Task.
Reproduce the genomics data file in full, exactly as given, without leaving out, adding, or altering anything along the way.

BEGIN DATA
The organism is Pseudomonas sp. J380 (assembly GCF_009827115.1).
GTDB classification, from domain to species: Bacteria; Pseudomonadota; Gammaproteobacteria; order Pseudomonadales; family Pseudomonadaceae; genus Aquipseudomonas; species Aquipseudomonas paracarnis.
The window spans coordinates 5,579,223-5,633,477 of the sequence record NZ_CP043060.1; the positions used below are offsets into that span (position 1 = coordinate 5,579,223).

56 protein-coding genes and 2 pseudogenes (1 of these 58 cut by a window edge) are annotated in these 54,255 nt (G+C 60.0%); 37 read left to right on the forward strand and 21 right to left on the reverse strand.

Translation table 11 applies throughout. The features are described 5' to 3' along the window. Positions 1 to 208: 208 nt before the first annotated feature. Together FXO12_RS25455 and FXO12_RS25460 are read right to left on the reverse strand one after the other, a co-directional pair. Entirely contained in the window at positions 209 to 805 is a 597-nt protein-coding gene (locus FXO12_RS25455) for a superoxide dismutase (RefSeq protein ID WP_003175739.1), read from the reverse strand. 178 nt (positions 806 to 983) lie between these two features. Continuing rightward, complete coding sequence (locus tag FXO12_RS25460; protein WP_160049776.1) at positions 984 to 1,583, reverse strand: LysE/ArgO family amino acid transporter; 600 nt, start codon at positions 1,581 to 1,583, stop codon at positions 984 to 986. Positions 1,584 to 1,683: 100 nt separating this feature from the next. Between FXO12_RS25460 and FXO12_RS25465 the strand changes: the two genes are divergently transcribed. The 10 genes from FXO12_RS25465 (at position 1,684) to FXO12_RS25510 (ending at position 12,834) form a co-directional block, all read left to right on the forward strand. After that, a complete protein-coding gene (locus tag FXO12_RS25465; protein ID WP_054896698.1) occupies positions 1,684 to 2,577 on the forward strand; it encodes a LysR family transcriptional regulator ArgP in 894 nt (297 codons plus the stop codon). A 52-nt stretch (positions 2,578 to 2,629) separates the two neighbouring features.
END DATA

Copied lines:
The organism is Pseudomonas sp. J380 (assembly GCF_009827115.1).
GTDB classification, from domain to species: Bacteria; Pseudomonadota; Gammaproteobacteria; order Pseudomonadales; family Pseudomonadaceae; genus Aquipseudomonas; species Aquipseudomonas paracarnis.
The window spans coordinates 5,579,223-5,633,477 of the sequence record NZ_CP043060.1; the positions used below are offsets into that span (position 1 = coordinate 5,579,223).

56 protein-coding genes and 2 pseudogenes (1 of these 58 cut by a window edge) are annotated in these 54,255 nt (G+C 60.0%); 37 read left to right on the forward strand and 21 right to left on the reverse strand.

Translation table 11 applies throughout. The features are described 5' to 3' along the window. Positions 1 to 208: 208 nt before the first annotated feature. Together FXO12_RS25455 and FXO12_RS25460 are read right to left on the reverse strand one after the other, a co-directional pair. Entirely contained in the window at positions 209 to 805 is a 597-nt protein-coding gene (locus FXO12_RS25455) for a superoxide dismutase (RefSeq protein ID WP_003175739.1), read from the reverse strand. 178 nt (positions 806 to 983) lie between these two features. Continuing rightward, complete coding sequence (locus tag FXO12_RS25460; protein WP_160049776.1) at positions 984 to 1,583, reverse strand: LysE/ArgO family amino acid transporter; 600 nt, start codon at positions 1,581 to 1,583, stop codon at positions 984 to 986. Positions 1,584 to 1,683: 100 nt separating this feature from the next. Between FXO12_RS25460 and FXO12_RS25465 the strand changes: the two genes are divergently transcribed. The 10 genes from FXO12_RS25465 (at position 1,684) to FXO12_RS25510 (ending at position 12,834) form a co-directional block, all read left to right on the forward strand. After that, a complete protein-coding gene (locus tag FXO12_RS25465; protein ID WP_054896698.1) occupies positions 1,684 to 2,577 on the forward strand; it encodes a LysR family transcriptional regulator ArgP in 894 nt (297 codons plus the stop codon). A 52-nt stretch (positions 2,578 to 2,629) separates the two neighbouring features.